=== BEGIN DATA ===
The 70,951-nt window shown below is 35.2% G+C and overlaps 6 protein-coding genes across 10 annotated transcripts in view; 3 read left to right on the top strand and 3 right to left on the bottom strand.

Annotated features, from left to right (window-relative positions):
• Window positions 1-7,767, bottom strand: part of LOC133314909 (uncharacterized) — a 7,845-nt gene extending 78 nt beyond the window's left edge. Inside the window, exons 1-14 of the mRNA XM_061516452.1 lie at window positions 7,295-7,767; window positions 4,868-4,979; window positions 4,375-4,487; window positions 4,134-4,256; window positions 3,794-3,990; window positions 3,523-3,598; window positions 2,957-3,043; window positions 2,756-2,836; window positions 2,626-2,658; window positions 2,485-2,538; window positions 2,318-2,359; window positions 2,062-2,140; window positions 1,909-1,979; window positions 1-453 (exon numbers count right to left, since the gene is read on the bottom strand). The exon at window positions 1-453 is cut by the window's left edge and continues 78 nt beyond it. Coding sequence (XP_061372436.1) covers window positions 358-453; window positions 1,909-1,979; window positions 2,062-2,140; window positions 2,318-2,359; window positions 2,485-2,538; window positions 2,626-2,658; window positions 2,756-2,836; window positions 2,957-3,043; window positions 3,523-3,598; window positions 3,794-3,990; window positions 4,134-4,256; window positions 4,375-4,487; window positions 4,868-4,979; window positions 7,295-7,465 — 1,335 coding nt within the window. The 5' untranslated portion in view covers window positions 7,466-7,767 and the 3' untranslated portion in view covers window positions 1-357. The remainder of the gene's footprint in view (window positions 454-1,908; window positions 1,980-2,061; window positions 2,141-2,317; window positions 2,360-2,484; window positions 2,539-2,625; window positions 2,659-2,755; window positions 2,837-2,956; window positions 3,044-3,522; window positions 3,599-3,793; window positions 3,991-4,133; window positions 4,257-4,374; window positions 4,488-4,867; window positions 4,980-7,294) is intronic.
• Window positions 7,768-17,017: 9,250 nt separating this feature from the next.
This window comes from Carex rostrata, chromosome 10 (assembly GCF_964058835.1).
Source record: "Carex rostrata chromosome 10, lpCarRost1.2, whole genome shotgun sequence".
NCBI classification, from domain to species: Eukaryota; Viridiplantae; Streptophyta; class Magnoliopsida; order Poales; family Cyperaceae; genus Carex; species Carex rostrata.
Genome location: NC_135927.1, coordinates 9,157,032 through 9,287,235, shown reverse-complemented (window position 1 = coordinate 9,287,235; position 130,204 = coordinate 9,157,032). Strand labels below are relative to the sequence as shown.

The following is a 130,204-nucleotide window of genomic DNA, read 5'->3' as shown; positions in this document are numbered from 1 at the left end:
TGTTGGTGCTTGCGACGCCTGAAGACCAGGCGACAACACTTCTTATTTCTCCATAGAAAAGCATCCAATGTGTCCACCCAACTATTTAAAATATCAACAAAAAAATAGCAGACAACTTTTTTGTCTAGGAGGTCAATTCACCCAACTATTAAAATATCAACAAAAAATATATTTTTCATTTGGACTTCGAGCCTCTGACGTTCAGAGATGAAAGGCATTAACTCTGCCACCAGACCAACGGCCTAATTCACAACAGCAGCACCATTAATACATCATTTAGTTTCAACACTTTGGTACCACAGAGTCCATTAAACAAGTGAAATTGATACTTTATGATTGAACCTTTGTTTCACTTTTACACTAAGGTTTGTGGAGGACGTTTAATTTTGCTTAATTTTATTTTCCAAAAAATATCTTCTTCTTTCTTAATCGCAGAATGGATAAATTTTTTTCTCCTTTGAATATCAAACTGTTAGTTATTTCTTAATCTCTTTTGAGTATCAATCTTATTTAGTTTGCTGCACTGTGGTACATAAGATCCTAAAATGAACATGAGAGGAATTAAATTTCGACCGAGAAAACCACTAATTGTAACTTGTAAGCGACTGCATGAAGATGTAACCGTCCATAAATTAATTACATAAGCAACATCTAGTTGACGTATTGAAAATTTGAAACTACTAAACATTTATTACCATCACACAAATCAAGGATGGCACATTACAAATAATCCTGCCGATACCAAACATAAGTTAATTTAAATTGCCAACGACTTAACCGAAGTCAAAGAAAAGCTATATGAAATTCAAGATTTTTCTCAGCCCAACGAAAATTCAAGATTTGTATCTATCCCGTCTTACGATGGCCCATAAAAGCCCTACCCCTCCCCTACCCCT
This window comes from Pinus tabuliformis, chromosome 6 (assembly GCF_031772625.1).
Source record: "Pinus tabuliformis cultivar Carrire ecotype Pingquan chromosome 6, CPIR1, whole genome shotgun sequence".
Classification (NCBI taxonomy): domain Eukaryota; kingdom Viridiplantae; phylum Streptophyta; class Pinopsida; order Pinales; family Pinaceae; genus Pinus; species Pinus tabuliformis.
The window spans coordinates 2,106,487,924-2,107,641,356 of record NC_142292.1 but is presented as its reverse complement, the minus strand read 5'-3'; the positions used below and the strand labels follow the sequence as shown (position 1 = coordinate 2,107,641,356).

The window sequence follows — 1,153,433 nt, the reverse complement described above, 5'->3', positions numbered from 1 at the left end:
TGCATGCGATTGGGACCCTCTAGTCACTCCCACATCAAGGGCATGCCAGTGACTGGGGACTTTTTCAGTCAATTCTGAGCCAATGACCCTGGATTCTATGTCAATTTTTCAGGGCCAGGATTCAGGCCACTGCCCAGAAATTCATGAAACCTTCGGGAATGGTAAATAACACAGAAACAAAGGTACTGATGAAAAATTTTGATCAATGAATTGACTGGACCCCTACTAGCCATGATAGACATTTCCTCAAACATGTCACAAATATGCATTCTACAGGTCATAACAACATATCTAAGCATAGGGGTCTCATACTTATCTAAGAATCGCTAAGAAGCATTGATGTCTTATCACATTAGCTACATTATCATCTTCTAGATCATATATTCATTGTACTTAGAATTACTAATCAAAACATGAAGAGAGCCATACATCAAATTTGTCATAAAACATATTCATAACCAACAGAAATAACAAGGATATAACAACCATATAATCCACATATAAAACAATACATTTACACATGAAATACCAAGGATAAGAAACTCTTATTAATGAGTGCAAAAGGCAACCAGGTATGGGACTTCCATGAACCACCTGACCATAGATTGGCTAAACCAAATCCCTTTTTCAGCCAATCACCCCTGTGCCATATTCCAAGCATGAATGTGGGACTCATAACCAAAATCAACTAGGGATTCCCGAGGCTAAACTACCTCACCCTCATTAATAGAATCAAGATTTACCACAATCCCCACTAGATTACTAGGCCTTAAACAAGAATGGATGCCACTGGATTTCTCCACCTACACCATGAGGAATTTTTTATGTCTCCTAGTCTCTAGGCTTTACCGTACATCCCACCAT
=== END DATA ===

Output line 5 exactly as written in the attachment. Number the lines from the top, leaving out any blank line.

This window comes from Carex rostrata, chromosome 10 (assembly GCF_964058835.1).